Dutch elm disease, photo by R.S. Cameron, International Paper.
American elms have been the victim of a decimating disease known as DED or Dutch Elm Disease. However, there are a few that linger and remain gracing our city streets with their majestic, arching form. Many elms are mistakenly identified as American, however, there are many other “weedy” elms which have naturally inhabited our urban landscape. Due to the incredible interest in these trees, plant breeders have developed resistant American Elms which are showing excellent results. Unfortunately, many of those trees proved to be susceptible to other diseases such as Elm Yellows.
Providing that the tree has been identified as an American elm, proper management is required to maintain its health and vigor to provide a sustainable tree in the landscape. Strategies include:
Sanitation: Quick removal of diseased trees and symptomatic branches is necessary in managing this disease. Removal of the damaged parts reduces breeding sites for the elm bark beetle and removes the fungus from the vicinity. Branches with "flagging" symptoms should be removed making a cut well behind (5-8 ft) any visual symptoms.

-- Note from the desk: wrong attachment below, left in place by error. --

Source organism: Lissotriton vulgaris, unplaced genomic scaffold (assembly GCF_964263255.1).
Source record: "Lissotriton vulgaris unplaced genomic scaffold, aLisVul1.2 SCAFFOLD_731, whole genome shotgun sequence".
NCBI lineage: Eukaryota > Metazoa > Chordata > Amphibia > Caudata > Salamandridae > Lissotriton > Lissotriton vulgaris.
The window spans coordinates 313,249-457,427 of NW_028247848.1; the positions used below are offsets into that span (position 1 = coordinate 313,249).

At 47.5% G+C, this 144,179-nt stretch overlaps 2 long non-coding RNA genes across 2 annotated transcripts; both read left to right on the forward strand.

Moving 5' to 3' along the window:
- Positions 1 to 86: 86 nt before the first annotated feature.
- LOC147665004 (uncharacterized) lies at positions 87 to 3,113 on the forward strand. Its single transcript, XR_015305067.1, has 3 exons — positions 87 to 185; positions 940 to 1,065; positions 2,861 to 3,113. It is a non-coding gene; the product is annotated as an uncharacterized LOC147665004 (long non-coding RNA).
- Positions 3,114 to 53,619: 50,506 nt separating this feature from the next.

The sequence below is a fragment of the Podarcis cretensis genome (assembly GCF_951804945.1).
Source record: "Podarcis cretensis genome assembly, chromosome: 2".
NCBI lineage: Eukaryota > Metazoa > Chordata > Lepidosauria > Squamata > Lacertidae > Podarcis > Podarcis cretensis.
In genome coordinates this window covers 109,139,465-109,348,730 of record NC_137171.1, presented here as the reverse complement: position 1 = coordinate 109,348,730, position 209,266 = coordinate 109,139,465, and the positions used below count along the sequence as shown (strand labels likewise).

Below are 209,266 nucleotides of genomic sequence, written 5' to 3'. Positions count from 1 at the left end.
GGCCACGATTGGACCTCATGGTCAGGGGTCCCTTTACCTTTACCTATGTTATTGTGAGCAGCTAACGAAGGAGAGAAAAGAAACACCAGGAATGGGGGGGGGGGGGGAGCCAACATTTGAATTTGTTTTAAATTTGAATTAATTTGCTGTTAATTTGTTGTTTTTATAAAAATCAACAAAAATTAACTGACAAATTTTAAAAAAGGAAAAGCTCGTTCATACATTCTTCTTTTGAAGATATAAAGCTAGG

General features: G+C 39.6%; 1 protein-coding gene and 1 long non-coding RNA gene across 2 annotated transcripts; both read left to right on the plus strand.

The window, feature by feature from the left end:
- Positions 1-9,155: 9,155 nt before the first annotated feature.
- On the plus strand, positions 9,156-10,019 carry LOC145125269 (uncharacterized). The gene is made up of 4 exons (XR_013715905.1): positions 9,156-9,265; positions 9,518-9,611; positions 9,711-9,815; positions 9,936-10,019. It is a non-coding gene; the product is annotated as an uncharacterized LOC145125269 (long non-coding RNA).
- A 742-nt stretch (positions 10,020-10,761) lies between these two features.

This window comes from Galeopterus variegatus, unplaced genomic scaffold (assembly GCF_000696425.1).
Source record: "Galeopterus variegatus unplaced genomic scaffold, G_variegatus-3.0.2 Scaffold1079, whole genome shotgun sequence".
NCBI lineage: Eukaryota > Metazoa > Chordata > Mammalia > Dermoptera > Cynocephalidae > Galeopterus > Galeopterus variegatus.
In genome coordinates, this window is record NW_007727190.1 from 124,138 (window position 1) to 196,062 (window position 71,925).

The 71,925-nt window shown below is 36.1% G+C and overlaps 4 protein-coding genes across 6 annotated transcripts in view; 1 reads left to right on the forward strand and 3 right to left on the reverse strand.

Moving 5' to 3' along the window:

Pesticide Applications: Insecticides to kill bark beetle vectors: attempt to control the insect vector population by applying an insecticide. Timing of the application may depend on the type of insecticide you have selected. Some insecticides may target the spring feeding sites while others target the overwintering sites and should be applied during late autumn. Use of this management option should be considered carefully. It is difficult to attempt control over this beetle population due to the timing factor, the complete coverage issue, expense and pesticide exposure. Preventative fungicide injections: There are effective fungicides capable of protecting elm trees from infection, but this method of management should be considered carefully. Fungicide injection must be performed by someone trained in the technique and may be expensive. Protection lasts 1-3 years, and then must be repeated. In addition, some researchers are concerned that repeated wounding of the tree (by drilling holes) for the injection may open trees to decay. If there is concern for infestation, it is critical to contact a reputable tree care company specializing in good plant heath care. Always contact an International Society of Arboriculture Certified Arborist to help insure best practices. For more information on DED and management strategies click on the links below.
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Lindsey Purcell, Urban Forestry Specialist
Department of Forestry and Natural Resources, Purdue University